'Passing the Buck' (between TOCs)

Discussion in 'UK Railway Discussion' started by Starmill, 18 Apr 2015.

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  1. Starmill

    Starmill Established Member

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    I recently made a journey from Leeds to Penzance. I missed my train to Penzance, the 1006 from Paddington, because the 0701 from York to Kings Cross was late by around 40 minutes. I had to take an alternative train to Penzance, but it was 2 hours later. The problem was this meant it was impossible to complete my further journeys later on in the day. The key problem with this was the fact that these routes are two different operators. Worse, rather than there being one 'big' operator and one 'local' operator, Virgin Trains East Coast and First Great Western each consider themselves the 'main' operator. Anyway after a brief and unenlightening discussion on twitter I queued up at the Kings Cross ticket office.

    I was told I needn't have, there was nothing they could do and to go and sort it all out with First Great Western, as I'd be travelling on their later service. I pointed out I'd need to come back to them and might need a different train from Kings Cross, but I was told just to speak to the manager there when I got back. It was clear they were not going to help me at all and just kept saying I was now 'First Great Western's passenger' (read: problem). I asked to speak to said manager now, and I was able to. He simply said the same thing but using better words and without the tone of trying to get rid of me so they could serve the next person in the queue. I left on his note "I appreciate your concerns, but as I cannot speak for First Great Western you will just have to go to Paddington and sort it out with them."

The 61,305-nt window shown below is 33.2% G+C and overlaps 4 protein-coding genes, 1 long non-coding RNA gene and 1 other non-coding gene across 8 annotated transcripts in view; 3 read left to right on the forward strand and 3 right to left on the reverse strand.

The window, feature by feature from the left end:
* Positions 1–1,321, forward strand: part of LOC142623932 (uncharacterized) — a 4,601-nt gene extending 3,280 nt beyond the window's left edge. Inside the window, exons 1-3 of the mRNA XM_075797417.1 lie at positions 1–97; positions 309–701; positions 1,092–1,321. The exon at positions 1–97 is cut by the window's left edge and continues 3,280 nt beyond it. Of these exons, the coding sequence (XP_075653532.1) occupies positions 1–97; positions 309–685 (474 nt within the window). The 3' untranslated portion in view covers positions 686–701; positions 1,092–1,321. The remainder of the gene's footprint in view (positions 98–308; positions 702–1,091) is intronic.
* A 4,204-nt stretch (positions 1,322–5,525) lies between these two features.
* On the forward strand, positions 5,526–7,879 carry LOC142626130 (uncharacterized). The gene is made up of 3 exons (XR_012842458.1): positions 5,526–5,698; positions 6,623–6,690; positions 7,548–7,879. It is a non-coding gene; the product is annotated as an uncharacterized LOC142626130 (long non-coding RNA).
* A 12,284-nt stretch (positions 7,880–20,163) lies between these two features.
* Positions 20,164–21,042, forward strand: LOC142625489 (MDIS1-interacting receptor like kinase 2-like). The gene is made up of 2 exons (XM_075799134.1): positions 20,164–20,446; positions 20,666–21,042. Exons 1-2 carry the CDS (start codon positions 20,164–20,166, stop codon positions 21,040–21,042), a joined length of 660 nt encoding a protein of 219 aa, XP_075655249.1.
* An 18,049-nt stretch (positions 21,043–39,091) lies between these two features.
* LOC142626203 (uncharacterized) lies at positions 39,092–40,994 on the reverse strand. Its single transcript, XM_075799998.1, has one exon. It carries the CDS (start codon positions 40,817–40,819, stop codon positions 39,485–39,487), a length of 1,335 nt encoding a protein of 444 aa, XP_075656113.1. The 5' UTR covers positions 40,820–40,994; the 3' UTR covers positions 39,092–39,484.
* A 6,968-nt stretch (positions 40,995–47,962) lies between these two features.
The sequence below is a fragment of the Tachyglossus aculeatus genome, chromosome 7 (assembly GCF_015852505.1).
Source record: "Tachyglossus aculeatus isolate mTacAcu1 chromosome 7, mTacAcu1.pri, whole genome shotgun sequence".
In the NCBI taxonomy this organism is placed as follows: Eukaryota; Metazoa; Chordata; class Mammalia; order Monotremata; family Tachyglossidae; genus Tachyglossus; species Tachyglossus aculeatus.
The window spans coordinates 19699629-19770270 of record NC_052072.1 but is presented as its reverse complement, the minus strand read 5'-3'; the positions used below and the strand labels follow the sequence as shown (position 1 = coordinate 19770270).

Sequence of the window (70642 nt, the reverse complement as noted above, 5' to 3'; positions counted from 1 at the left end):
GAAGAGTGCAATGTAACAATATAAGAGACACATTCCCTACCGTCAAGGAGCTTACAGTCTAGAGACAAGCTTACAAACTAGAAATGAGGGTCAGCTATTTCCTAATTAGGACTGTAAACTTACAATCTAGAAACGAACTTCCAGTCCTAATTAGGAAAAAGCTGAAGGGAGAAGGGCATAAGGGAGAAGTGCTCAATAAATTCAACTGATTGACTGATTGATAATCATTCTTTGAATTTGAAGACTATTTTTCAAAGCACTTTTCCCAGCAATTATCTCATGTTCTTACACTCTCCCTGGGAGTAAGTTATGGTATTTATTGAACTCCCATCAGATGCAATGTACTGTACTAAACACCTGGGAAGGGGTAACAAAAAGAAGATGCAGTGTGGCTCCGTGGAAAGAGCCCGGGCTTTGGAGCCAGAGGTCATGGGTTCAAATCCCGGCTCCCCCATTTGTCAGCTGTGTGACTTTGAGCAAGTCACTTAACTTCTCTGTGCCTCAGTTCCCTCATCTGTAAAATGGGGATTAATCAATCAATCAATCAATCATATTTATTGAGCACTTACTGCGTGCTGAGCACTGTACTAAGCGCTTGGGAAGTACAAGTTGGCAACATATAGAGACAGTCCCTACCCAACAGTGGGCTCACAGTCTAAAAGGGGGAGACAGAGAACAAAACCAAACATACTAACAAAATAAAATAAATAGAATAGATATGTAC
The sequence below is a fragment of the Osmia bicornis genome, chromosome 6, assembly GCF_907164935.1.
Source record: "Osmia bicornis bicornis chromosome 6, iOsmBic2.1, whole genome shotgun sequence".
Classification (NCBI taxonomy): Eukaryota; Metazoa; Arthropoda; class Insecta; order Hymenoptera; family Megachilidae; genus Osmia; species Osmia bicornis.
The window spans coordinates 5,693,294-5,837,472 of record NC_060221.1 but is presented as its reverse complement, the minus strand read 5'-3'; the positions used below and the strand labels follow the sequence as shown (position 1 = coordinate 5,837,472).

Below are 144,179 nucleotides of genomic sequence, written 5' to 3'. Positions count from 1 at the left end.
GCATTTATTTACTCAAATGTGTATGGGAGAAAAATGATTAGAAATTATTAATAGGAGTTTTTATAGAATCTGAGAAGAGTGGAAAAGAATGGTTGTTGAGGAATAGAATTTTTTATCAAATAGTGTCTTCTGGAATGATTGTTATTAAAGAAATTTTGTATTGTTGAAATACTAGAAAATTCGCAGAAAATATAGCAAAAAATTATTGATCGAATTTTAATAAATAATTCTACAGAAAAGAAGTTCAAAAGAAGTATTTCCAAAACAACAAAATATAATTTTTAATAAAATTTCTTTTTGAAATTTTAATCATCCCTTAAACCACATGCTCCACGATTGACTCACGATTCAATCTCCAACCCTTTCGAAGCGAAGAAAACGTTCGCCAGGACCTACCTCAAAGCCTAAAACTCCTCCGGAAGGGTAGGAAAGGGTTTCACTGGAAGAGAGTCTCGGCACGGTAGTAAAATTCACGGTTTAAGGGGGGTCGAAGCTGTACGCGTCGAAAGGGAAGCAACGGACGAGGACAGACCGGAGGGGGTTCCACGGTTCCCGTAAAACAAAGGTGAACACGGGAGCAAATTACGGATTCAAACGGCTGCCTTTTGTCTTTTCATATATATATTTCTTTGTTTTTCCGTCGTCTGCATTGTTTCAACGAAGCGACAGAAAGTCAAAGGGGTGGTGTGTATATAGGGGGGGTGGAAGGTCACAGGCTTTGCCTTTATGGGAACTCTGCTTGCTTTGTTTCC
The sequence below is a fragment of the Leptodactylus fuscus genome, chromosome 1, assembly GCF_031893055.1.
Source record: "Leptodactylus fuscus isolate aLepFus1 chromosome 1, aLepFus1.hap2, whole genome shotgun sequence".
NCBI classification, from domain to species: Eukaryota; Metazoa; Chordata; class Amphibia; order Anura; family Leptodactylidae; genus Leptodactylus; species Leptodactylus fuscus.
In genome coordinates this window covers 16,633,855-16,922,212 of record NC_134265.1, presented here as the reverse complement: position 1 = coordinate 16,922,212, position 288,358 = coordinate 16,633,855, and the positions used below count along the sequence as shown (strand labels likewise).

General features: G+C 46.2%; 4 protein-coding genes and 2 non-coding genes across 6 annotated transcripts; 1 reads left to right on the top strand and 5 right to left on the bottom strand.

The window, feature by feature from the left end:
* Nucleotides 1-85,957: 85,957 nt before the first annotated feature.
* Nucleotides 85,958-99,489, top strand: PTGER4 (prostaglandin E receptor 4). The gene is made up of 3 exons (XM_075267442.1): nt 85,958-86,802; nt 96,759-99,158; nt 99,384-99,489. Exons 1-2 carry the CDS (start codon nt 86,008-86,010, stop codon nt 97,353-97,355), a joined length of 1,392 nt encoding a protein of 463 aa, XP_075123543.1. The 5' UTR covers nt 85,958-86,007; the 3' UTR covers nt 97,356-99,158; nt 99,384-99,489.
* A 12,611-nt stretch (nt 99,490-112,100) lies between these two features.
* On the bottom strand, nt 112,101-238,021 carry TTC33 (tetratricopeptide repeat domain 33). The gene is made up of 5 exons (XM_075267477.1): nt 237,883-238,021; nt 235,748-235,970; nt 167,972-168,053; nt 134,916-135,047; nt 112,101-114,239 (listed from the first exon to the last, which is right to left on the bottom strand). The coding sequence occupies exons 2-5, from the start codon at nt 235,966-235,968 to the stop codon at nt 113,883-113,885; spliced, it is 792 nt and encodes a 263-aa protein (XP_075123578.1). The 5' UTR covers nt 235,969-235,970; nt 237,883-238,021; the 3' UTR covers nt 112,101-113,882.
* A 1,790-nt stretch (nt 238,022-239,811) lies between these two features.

Can anyone guess what happened at Paddington? That's right, they were helpful, but also kept saying that they couldn't let me travel on an alternative Virgin Trains East Coast service, and that they weren't in a position to offer me any further assistance with my journey because their train had not been late. I was 'a Virgin Trains East Coast passenger' to them. In a way that was true, VTEC had stuffed my journey and then abandoned me, can't expect FGW to go too far out of their way to sort it out. In the end, they made me an offer but I couldn't accept it, so I abandoned my journey and a big refund request is now on it's way to Stagecoach. It's actually a good case of why people cannot really be said to be one company's passenger or another in a lot of situations.

    What I'd like to discuss here is why 'passing the buck' like this has been allowed. From small cases where one might ask for help from the wrong member of staff and they simply say I don't know - that service is nothing to do with me or a tweet gets sent to the wrong company and they refer it to a second company who are also the wrong company etc etc, right up to large and serious cases like mine where one TOC says no you need to go to them to sort it out, and you do, and then they say no you need to go back to the other people and they will sort it out! *repeatedly bashes head against wall* It causes defensiveness and creates conflict too, in addition to being inefficient and causing delay and dissatisfaction to passengers. Have you ever had the buck passed? Or have you had someone very helpful who got around it for you? Of course this is scarcely the fault of the front-line staff- they are told what they can do and if they are told they mustn't authorise travel on any but their own TOC's services (which IMHO they should not - any 'authorised person' should be able to authorise travel on any train, in the passenger's interest, otherwise what is the point!).
     
    Last edited: 18 Apr 2015